Westminster Abbey is well known to people the world over, thanks to the role it’s played in such occasions as the funeral of Princess Diana, but Westminster Cathedral, near Victoria Station, is a lesser-sung hero. Completed at the turn of the 20th century, its interiors are a feast for the eyes, with marble and mosaics, as well as sculptor Eric Gill’s 14 stations of the cross. Head for the Viewing Gallery which, located 64 meters above street level, offers wonderful vistas across London for a fraction of the price that some of the better known viewing attractions - The London Eye, for example - might cost you; best of all, you can stay for as long as you want.
If you’re not content to just stroll by the Thames taking in the architecture and activity that it plays host to, then hold on tight and take to the water in a RIB (Rigid Inflatable Boat). Choose from a number of experiences - there’s even a James Bond themed one - and get ready to be hurtled along the river at high speed in one of these thrilling boats. Few Londoners ever even see the Thames Barrier in real life, so to get up close and personal with it, choose the route that takes in this iconic structure and allows you to pass through it before turning around and making your way back down the river.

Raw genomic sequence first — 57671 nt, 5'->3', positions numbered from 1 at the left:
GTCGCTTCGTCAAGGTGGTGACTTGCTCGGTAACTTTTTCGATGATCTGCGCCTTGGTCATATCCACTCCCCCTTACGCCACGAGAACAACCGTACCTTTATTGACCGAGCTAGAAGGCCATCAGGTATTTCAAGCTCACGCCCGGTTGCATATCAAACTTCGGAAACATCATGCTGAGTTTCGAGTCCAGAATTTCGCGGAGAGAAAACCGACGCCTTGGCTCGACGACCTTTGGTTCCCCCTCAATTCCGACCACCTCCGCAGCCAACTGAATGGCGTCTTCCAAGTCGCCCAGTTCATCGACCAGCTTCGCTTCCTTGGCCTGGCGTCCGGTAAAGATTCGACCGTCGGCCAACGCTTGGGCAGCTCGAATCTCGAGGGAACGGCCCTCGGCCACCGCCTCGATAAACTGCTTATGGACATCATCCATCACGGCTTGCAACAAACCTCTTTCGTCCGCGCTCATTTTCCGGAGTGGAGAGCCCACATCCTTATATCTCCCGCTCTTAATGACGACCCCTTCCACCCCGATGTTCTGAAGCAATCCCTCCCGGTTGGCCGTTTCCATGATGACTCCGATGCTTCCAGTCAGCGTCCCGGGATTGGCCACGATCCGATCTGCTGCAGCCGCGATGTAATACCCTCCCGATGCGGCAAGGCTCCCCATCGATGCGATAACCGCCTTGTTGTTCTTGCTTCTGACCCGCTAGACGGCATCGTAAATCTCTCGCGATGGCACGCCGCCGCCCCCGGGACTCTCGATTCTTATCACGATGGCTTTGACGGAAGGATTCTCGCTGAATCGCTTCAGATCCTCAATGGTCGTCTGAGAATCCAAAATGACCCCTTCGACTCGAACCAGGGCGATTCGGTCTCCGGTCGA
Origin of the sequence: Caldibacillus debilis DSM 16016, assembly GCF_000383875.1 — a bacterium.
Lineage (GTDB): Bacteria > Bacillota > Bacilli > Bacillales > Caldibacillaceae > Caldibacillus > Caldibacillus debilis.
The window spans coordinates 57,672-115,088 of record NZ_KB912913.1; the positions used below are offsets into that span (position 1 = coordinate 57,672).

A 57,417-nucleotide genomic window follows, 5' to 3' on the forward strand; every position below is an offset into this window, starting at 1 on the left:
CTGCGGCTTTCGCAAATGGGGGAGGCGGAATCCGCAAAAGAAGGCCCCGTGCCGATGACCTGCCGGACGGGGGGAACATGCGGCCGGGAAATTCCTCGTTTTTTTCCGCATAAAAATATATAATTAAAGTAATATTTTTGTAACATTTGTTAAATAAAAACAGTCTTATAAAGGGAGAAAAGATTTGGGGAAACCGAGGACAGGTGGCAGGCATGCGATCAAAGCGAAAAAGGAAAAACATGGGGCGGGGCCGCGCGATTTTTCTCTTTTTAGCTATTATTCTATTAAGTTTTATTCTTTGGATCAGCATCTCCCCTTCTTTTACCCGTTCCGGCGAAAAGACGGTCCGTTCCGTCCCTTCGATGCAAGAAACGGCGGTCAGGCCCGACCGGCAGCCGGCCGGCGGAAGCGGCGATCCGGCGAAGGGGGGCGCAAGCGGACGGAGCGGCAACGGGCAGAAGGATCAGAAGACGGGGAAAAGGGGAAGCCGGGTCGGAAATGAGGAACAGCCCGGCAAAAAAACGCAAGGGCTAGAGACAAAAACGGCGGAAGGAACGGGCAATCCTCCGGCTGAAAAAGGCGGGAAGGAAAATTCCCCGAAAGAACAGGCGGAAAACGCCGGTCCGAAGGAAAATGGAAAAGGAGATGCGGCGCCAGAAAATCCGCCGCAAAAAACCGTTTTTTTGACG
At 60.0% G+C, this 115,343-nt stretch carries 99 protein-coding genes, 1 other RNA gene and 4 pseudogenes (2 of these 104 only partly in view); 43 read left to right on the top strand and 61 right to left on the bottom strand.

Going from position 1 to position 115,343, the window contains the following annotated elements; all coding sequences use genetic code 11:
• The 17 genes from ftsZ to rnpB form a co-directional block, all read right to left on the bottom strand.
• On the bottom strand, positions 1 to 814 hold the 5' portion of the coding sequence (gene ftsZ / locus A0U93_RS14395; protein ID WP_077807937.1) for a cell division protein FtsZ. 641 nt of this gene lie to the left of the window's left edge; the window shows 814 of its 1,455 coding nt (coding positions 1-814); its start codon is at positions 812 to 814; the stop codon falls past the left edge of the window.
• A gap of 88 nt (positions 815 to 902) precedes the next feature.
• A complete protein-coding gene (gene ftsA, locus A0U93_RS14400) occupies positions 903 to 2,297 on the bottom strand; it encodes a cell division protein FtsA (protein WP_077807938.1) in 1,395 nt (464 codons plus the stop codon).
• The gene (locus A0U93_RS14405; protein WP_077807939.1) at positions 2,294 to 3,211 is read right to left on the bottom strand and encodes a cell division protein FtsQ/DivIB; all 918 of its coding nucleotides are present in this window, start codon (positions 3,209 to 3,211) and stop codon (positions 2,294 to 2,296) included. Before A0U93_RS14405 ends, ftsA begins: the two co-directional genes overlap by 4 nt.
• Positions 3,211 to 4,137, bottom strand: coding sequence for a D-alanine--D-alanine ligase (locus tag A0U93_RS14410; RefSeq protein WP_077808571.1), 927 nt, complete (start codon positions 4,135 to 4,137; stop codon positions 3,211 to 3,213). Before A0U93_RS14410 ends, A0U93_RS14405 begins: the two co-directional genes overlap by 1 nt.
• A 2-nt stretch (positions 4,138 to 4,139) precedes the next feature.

Tucked away in a quiet St James’s cul-de-sac, Spencer House is a stately nod to the English class-system of yesteryear. With no signage announcing its past or purpose, it’s small wonder that few people ever enter its imposing doors but it is, in fact, open to the public on Sunday mornings and, as one of the few remaining examples of an English aristocratic house in existence today, it’s well worth a visit. Take note of the two distinct architectural styles employed on the upper and lower floors - this is the byproduct of the original architect, whose style was Roman, being kicked off the job to make way for a hot new talent, whose middle nickname was ‘Athenian’. Ooooh those capricious aristocrats …